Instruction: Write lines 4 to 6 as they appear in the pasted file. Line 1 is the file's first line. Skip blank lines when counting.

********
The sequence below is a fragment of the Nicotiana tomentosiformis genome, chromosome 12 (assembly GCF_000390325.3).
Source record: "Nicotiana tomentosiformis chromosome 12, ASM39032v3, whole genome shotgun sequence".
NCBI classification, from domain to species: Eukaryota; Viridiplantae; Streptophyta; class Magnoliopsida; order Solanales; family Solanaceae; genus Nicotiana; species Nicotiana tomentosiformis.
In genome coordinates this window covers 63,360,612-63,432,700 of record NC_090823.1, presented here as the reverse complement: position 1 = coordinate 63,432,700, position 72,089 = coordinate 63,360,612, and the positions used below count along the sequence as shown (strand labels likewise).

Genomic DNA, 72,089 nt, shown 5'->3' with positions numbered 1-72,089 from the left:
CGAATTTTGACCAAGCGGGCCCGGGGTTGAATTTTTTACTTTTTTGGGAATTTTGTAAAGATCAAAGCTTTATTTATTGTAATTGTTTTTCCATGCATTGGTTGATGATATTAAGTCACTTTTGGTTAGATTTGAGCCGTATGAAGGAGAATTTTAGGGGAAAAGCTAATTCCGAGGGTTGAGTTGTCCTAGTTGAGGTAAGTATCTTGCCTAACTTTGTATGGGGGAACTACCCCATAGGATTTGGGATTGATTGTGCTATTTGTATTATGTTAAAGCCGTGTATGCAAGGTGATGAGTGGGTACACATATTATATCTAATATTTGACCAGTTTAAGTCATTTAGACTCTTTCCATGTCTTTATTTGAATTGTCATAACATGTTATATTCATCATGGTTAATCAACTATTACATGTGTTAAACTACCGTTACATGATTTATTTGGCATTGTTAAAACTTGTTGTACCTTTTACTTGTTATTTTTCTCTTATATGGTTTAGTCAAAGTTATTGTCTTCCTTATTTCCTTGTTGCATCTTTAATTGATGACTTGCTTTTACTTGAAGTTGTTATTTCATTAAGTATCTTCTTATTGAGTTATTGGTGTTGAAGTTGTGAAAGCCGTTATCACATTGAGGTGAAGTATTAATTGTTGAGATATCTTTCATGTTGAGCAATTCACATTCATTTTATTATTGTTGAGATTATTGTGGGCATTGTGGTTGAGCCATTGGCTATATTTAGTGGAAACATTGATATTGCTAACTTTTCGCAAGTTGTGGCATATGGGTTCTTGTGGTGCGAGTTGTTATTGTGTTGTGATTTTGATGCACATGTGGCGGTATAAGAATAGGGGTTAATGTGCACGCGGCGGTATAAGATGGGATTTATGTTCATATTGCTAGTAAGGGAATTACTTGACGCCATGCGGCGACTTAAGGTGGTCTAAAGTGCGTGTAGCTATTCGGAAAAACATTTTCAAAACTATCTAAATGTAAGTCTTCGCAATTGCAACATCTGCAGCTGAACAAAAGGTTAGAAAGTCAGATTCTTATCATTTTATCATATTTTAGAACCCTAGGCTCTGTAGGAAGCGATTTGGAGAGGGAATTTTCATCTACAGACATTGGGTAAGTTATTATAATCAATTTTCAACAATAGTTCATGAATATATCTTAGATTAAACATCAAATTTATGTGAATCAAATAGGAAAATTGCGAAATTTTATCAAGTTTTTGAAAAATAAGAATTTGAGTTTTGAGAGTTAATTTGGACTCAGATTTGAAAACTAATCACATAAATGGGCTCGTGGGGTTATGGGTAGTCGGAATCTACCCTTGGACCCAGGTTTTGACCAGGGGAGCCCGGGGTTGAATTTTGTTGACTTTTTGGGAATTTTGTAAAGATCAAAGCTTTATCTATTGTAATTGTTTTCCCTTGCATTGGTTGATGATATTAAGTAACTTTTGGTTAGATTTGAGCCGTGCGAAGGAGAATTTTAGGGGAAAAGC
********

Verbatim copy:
In genome coordinates this window covers 63,360,612-63,432,700 of record NC_090823.1, presented here as the reverse complement: position 1 = coordinate 63,432,700, position 72,089 = coordinate 63,360,612, and the positions used below count along the sequence as shown (strand labels likewise).

Genomic DNA, 72,089 nt, shown 5'->3' with positions numbered 1-72,089 from the left:
CGAATTTTGACCAAGCGGGCCCGGGGTTGAATTTTTTACTTTTTTGGGAATTTTGTAAAGATCAAAGCTTTATTTATTGTAATTGTTTTTCCATGCATTGGTTGATGATATTAAGTCACTTTTGGTTAGATTTGAGCCGTATGAAGGAGAATTTTAGGGGAAAAGCTAATTCCGAGGGTTGAGTTGTCCTAGTTGAGGTAAGTATCTTGCCTAACTTTGTATGGGGGAACTACCCCATAGGATTTGGGATTGATTGTGCTATTTGTATTATGTTAAAGCCGTGTATGCAAGGTGATGAGTGGGTACACATATTATATCTAATATTTGACCAGTTTAAGTCATTTAGACTCTTTCCATGTCTTTATTTGAATTGTCATAACATGTTATATTCATCATGGTTAATCAACTATTACATGTGTTAAACTACCGTTACATGATTTATTTGGCATTGTTAAAACTTGTTGTACCTTTTACTTGTTATTTTTCTCTTATATGGTTTAGTCAAAGTTATTGTCTTCCTTATTTCCTTGTTGCATCTTTAATTGATGACTTGCTTTTACTTGAAGTTGTTATTTCATTAAGTATCTTCTTATTGAGTTATTGGTGTTGAAGTTGTGAAAGCCGTTATCACATTGAGGTGAAGTATTAATTGTTGAGATATCTTTCATGTTGAGCAATTCACATTCATTTTATTATTGTTGAGATTATTGTGGGCATTGTGGTTGAGCCATTGGCTATATTTAGTGGAAACATTGATATTGCTAACTTTTCGCAAGTTGTGGCATATGGGTTCTTGTGGTGCGAGTTGTTATTGTGTTGTGATTTTGATGCACATGTGGCGGTATAAGAATAGGGGTTAATGTGCACGCGGCGGTATAAGATGGGATTTATGTTCATATTGCTAGTAAGGGAATTACTTGACGCCATGCGGCGACTTAAGGTGGTCTAAAGTGCGTGTAGCTATTCGGAAAAACATTTTCAAAACTATCTAAATGTAAGTCTTCGCAATTGCAACATCTGCAGCTGAACAAAAGGTTAGAAAGTCAGATTCTTATCATTTTATCATATTTTAGAACCCTAGGCTCTGTAGGAAGCGATTTGGAGAGGGAATTTTCATCTACAGACATTGGGTAAGTTATTATAATCAATTTTCAACAATAGTTCATGAATATATCTTAGATTAAACATCAAATTTATGTGAATCAAATAGGAAAATTGCGAAATTTTATCAAGTTTTTGAAAAATAAGAATTTGAGTTTTGAGAGTTAATTTGGACTCAGATTTGAAAACTAATCACATAAATGGGCTCGTGGGGTTATGGGTAGTCGGAATCTACCCTTGGACCCAGGTTTTGACCAGGGGAGCCCGGGGTTGAATTTTGTTGACTTTTTGGGAATTTTGTAAAGATCAAAGCTTTATCTATTGTAATTGTTTTCCCTTGCATTGGTTGATGATATTAAGTAACTTTTGGTTAGATTTGAGCCGTGCGAAGGAGAATTTTAGGGGAAAAGC